I was recently asked by a colleague if I had any advice about what things prospective business owners should consider before packing in that old safe, secure, reliable job and venturing out on there own. After lending my advice to my colleagues I figured why keep my advice to our small business group and thought I’d share it with other aspiring entrepreneurs.
1. Entrepreneurs are born, not taught.
I believe business ownership, or at least the values behind what makes a personal a successful businessperson, comes from your core. We each have 5-10 top values that sit at the deepest core of each of us. If you’ve never tried a values analysis before visit HERE and pick yours. Really take the time to really think about your TOP 10 values, and pick carefully. Once you’re completed you will know if your core values are inline with what it would take to be a successful business owner.
If you find out that your most important values would be better met focusing on other areas of your life then that’s OK. To be happy in your life, you have to intelligently work towards goals that will fulfill YOUR values, not anyone else’s. Nine out of 10 small businesses fail before 5 years. This isn’t just poor planning or lack of money. I believe many quit because they don’t have enough of the desire to continue once they realize that it’s hard! You have to realize that your odds are against you from day one and have to be willing to fight to be the best. A good audio book that helped me see the pros of entrepreneurship was Rich Dad, Poor Dad. But, I strongly urge you to consider the fact that if your business ownership plan isn’t inline with your value system then even if you end up being successful you still won’t be happy, and who wants that for a life plan?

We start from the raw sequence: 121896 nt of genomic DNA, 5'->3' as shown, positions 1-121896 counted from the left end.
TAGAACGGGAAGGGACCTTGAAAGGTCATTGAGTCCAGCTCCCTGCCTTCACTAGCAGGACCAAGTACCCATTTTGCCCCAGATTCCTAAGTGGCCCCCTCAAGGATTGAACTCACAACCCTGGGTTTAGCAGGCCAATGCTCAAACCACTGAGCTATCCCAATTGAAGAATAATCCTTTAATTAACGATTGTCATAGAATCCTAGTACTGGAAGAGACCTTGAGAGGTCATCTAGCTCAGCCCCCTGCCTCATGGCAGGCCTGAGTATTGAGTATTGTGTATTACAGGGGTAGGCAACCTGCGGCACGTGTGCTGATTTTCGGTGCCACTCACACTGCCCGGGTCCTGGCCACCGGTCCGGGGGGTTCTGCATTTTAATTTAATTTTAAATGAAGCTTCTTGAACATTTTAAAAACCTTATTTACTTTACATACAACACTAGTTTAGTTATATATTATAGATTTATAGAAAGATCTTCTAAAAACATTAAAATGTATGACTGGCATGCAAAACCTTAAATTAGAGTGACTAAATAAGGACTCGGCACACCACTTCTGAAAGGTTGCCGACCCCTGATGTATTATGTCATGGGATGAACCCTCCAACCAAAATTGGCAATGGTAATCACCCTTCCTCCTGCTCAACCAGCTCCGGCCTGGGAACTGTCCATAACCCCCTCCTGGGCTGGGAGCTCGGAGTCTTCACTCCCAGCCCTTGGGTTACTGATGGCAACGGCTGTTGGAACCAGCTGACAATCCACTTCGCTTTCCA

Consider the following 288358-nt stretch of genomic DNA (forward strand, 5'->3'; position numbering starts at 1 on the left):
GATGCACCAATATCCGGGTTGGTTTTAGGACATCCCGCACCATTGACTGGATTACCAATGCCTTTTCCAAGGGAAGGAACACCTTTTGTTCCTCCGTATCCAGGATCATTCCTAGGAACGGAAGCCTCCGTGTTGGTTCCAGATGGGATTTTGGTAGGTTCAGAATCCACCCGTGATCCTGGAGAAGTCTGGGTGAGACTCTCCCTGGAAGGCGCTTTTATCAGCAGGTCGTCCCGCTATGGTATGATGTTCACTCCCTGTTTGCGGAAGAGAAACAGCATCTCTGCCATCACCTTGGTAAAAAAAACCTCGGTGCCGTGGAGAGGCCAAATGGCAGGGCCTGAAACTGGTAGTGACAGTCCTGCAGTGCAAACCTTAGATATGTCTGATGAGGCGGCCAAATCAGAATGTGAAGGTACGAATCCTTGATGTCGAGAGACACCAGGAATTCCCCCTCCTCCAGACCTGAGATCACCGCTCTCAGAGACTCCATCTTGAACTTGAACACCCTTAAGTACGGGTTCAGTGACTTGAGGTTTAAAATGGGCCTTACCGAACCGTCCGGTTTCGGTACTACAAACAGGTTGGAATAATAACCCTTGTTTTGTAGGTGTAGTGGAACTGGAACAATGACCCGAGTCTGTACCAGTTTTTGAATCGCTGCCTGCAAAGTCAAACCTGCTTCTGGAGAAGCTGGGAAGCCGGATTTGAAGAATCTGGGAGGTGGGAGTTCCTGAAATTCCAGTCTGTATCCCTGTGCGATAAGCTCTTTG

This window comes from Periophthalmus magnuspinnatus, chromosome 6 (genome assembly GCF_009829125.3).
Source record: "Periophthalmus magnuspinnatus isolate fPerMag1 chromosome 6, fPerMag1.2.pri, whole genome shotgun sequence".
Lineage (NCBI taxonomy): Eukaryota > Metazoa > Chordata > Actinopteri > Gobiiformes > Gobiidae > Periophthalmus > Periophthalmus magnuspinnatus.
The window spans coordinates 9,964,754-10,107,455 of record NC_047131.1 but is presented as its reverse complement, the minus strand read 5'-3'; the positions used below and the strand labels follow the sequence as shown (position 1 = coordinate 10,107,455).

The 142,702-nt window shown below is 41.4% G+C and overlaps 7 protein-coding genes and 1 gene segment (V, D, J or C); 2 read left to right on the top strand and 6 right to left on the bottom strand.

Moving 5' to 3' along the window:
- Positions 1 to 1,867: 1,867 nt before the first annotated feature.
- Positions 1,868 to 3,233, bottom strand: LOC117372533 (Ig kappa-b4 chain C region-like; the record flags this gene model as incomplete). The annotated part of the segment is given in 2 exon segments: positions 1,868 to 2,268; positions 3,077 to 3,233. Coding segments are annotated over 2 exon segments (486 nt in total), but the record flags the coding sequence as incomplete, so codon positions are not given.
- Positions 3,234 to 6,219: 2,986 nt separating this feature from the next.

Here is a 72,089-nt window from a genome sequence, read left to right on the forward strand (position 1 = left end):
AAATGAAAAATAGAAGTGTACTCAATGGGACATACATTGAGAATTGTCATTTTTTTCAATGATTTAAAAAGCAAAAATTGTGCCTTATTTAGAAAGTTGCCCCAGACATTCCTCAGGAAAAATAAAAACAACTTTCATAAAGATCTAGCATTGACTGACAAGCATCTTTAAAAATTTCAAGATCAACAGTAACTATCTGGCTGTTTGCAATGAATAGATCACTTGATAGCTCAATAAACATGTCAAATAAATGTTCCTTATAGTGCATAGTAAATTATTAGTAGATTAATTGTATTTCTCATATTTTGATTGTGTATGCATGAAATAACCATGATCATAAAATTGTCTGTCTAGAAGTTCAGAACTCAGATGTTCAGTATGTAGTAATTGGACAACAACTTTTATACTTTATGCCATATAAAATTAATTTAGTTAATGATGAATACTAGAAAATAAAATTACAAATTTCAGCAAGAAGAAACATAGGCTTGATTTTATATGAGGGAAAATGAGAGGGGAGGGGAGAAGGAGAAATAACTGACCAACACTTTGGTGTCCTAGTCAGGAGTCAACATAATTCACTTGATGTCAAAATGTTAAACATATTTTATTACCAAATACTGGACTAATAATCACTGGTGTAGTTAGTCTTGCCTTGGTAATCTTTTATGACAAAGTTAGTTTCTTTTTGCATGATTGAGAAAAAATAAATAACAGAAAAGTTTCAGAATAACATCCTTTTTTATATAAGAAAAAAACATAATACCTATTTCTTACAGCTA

2. Measure 1000 times, Cut every 10.
Ever heard the old rule “measure twice, cut once”? I believe it comes from the construction industry. If you’ve ever done even minor construction work around your house then you’ve probably known why it’s a good rule. I can’t tell you how many times I’ve messed up and then had to fix holes, re-drill, re-cut, or run back to Home Depot because I ran out of supplies!
In the business world, things are constantly evolving and changing. Before starting out, you need to have a well-crafted business plan to know which direction you want to go in, but the planning doesn’t stop there. You need to constantly revisit your plan, make sure that you still have the same goal, and determine whether or not you’re still progressing towards it. Factor in new current events, changes in technology or new competitors. Businesses evolve and people evolve. Make sure you’re evolving with them or you will end up progressing towards a goal, end up accomplishing it and then realizing you’ve just met a need that no longer exists.
3. Social Media and Networking is your new social life.
Successful entrepreneurs give ALL of their time to their company. Late nights partying with friends and expensive vacations will need to get put on the back burner with the stove turned off and the power to the house turned off. How’s that for an analogy? :) It’s easy to say you’ll do it in the moment (because starting a business is exciting at first!) but it’s very hard to follow through with later. Having the business be the best it can be needs to be your most important goal. Friends, family, relationships, even children or even the possibility of starting a new family will all take a hit.